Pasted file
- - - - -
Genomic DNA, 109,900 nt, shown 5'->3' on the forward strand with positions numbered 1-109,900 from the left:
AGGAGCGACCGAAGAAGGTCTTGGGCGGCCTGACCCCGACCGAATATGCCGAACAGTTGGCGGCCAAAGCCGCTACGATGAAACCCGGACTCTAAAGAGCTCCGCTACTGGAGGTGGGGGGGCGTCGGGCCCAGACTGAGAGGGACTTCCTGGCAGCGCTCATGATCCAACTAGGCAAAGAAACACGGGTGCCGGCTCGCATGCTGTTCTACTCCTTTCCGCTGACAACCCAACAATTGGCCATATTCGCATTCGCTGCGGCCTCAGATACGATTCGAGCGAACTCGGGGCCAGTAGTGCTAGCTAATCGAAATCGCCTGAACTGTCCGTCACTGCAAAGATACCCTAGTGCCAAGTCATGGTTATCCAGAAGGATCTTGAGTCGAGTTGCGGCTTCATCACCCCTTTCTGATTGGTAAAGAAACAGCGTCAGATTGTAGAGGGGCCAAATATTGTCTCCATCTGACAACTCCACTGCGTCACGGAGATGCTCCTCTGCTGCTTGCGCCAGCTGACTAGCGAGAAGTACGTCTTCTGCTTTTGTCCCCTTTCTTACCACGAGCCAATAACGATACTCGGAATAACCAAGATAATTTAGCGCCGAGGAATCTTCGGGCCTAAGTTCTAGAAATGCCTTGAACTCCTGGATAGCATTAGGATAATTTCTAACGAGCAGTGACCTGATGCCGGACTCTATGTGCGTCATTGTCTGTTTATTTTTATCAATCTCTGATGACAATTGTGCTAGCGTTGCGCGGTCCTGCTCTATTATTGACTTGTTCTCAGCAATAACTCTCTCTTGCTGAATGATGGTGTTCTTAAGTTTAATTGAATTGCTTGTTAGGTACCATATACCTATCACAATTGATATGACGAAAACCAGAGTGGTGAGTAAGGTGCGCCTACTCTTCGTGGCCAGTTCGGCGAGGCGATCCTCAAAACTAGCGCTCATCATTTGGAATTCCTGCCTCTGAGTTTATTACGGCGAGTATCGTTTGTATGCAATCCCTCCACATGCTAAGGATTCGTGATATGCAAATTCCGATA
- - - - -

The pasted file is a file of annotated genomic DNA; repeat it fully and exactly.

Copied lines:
Genomic DNA, 109,900 nt, shown 5'->3' on the forward strand with positions numbered 1-109,900 from the left:
AGGAGCGACCGAAGAAGGTCTTGGGCGGCCTGACCCCGACCGAATATGCCGAACAGTTGGCGGCCAAAGCCGCTACGATGAAACCCGGACTCTAAAGAGCTCCGCTACTGGAGGTGGGGGGGCGTCGGGCCCAGACTGAGAGGGACTTCCTGGCAGCGCTCATGATCCAACTAGGCAAAGAAACACGGGTGCCGGCTCGCATGCTGTTCTACTCCTTTCCGCTGACAACCCAACAATTGGCCATATTCGCATTCGCTGCGGCCTCAGATACGATTCGAGCGAACTCGGGGCCAGTAGTGCTAGCTAATCGAAATCGCCTGAACTGTCCGTCACTGCAAAGATACCCTAGTGCCAAGTCATGGTTATCCAGAAGGATCTTGAGTCGAGTTGCGGCTTCATCACCCCTTTCTGATTGGTAAAGAAACAGCGTCAGATTGTAGAGGGGCCAAATATTGTCTCCATCTGACAACTCCACTGCGTCACGGAGATGCTCCTCTGCTGCTTGCGCCAGCTGACTAGCGAGAAGTACGTCTTCTGCTTTTGTCCCCTTTCTTACCACGAGCCAATAACGATACTCGGAATAACCAAGATAATTTAGCGCCGAGGAATCTTCGGGCCTAAGTTCTAGAAATGCCTTGAACTCCTGGATAGCATTAGGATAATTTCTAACGAGCAGTGACCTGATGCCGGACTCTATGTGCGTCATTGTCTGTTTATTTTTATCAATCTCTGATGACAATTGTGCTAGCGTTGCGCGGTCCTGCTCTATTATTGACTTGTTCTCAGCAATAACTCTCTCTTGCTGAATGATGGTGTTCTTAAGTTTAATTGAATTGCTTGTTAGGTACCATATACCTATCACAATTGATATGACGAAAACCAGAGTGGTGAGTAAGGTGCGCCTACTCTTCGTGGCCAGTTCGGCGAGGCGATCCTCAAAACTAGCGCTCATCATTTGGAATTCCTGCCTCTGAGTTTATTACGGCGAGTATCGTTTGTATGCAATCCCTCCACATGCTAAGGATTCGTGATATGCAAATTCCGATA